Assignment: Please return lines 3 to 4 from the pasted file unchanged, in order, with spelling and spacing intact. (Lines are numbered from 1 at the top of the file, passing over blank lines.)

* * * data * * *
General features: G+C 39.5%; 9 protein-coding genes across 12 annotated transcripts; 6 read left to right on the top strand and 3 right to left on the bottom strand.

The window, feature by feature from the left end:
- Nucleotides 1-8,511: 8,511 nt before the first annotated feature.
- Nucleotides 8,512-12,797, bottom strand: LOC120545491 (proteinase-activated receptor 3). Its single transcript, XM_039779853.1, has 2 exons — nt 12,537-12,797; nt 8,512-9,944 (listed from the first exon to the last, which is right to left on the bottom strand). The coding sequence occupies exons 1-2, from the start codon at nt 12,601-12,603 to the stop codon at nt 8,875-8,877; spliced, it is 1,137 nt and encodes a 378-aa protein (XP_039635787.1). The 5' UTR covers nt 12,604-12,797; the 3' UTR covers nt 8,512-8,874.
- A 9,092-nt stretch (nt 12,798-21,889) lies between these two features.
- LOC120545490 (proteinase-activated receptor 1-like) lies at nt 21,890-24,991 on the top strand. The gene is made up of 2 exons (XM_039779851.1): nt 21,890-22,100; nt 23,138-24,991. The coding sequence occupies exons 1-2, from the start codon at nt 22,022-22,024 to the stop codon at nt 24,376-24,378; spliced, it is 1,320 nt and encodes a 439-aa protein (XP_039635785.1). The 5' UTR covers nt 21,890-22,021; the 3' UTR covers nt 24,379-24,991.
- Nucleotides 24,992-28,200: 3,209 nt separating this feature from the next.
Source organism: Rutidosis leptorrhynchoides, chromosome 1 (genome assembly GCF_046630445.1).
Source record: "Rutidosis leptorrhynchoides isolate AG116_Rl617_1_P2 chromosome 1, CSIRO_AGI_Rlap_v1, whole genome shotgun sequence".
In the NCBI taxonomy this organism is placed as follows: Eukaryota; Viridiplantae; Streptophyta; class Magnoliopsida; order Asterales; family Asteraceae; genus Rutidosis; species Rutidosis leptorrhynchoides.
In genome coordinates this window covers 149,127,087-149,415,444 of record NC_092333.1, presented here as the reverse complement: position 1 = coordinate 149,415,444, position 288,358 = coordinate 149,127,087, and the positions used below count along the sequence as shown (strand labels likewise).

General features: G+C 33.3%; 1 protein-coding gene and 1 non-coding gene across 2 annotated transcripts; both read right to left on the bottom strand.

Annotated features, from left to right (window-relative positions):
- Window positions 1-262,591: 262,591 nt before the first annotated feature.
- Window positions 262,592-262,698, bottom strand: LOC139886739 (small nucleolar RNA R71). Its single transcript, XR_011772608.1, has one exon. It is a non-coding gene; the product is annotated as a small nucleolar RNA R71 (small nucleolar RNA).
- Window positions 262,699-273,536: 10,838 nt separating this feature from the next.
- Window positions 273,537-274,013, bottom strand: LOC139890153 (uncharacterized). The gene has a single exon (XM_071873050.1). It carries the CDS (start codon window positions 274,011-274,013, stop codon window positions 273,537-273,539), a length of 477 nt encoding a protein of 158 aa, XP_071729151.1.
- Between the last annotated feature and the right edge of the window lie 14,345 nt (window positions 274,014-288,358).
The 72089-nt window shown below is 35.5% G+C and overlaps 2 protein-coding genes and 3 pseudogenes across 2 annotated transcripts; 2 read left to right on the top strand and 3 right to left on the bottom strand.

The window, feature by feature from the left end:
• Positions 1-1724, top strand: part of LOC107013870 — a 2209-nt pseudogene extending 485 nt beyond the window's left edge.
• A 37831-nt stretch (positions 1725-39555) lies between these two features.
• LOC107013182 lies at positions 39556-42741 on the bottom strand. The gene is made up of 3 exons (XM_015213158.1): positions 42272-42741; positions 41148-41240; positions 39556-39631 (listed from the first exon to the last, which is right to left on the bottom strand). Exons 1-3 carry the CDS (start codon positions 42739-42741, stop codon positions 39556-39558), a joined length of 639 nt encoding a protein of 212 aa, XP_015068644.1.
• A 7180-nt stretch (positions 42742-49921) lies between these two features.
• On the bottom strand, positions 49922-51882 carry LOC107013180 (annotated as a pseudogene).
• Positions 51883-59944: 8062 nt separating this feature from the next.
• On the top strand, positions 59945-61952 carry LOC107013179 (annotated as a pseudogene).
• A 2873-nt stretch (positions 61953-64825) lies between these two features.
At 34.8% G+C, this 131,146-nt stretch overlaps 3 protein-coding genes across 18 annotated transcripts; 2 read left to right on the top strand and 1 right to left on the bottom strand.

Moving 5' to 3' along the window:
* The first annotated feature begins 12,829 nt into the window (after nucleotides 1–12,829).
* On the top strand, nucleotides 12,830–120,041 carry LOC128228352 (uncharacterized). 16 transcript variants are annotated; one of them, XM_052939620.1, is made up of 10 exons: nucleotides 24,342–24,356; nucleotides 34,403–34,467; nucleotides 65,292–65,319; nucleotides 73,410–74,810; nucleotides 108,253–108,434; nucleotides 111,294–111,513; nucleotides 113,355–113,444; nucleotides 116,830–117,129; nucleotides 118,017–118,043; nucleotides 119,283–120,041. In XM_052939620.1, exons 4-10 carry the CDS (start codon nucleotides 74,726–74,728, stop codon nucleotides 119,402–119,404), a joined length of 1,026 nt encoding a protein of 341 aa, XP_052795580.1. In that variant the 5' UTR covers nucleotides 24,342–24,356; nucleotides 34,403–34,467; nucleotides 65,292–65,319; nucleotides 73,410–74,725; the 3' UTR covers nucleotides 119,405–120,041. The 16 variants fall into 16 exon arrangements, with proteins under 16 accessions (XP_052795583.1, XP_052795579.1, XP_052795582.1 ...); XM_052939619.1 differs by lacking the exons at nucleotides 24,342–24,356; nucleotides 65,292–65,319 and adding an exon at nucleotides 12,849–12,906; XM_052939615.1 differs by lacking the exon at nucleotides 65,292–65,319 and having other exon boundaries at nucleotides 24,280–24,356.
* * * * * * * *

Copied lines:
- Nucleotides 1-8,511: 8,511 nt before the first annotated feature.
- Nucleotides 8,512-12,797, bottom strand: LOC120545491 (proteinase-activated receptor 3). Its single transcript, XM_039779853.1, has 2 exons — nt 12,537-12,797; nt 8,512-9,944 (listed from the first exon to the last, which is right to left on the bottom strand). The coding sequence occupies exons 1-2, from the start codon at nt 12,601-12,603 to the stop codon at nt 8,875-8,877; spliced, it is 1,137 nt and encodes a 378-aa protein (XP_039635787.1). The 5' UTR covers nt 12,604-12,797; the 3' UTR covers nt 8,512-8,874.